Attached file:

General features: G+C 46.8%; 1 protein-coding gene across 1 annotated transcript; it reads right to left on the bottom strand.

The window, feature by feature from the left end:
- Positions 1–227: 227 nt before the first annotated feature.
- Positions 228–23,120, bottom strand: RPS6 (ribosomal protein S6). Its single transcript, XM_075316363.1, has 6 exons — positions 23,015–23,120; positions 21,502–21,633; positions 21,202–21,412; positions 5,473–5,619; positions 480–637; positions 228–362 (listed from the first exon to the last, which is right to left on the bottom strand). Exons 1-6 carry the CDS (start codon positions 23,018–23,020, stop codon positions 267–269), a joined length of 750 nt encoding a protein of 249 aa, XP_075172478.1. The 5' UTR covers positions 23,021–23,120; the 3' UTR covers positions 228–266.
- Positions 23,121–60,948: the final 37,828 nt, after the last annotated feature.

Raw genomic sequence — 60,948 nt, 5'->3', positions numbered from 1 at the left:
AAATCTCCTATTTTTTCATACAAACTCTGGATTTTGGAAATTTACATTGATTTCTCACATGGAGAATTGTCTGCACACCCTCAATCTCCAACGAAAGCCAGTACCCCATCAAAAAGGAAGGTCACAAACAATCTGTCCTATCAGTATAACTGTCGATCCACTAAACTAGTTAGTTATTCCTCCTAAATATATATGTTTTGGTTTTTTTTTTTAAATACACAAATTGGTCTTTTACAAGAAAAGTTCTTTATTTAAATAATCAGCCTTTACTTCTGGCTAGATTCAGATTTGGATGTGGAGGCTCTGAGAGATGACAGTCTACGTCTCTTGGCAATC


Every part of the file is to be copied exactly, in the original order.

General features: G+C 46.8%; 1 protein-coding gene across 1 annotated transcript; it reads right to left on the bottom strand.

The window, feature by feature from the left end:
- Positions 1–227: 227 nt before the first annotated feature.
- Positions 228–23,120, bottom strand: RPS6 (ribosomal protein S6). Its single transcript, XM_075316363.1, has 6 exons — positions 23,015–23,120; positions 21,502–21,633; positions 21,202–21,412; positions 5,473–5,619; positions 480–637; positions 228–362 (listed from the first exon to the last, which is right to left on the bottom strand). Exons 1-6 carry the CDS (start codon positions 23,018–23,020, stop codon positions 267–269), a joined length of 750 nt encoding a protein of 249 aa, XP_075172478.1. The 5' UTR covers positions 23,021–23,120; the 3' UTR covers positions 228–266.
- Positions 23,121–60,948: the final 37,828 nt, after the last annotated feature.

Raw genomic sequence — 60,948 nt, 5'->3', positions numbered from 1 at the left:
AAATCTCCTATTTTTTCATACAAACTCTGGATTTTGGAAATTTACATTGATTTCTCACATGGAGAATTGTCTGCACACCCTCAATCTCCAACGAAAGCCAGTACCCCATCAAAAAGGAAGGTCACAAACAATCTGTCCTATCAGTATAACTGTCGATCCACTAAACTAGTTAGTTATTCCTCCTAAATATATATGTTTTGGTTTTTTTTTTTAAATACACAAATTGGTCTTTTACAAGAAAAGTTCTTTATTTAAATAATCAGCCTTTACTTCTGGCTAGATTCAGATTTGGATGTGGAGGCTCTGAGAGATGACAGTCTACGTCTCTTGGCAATC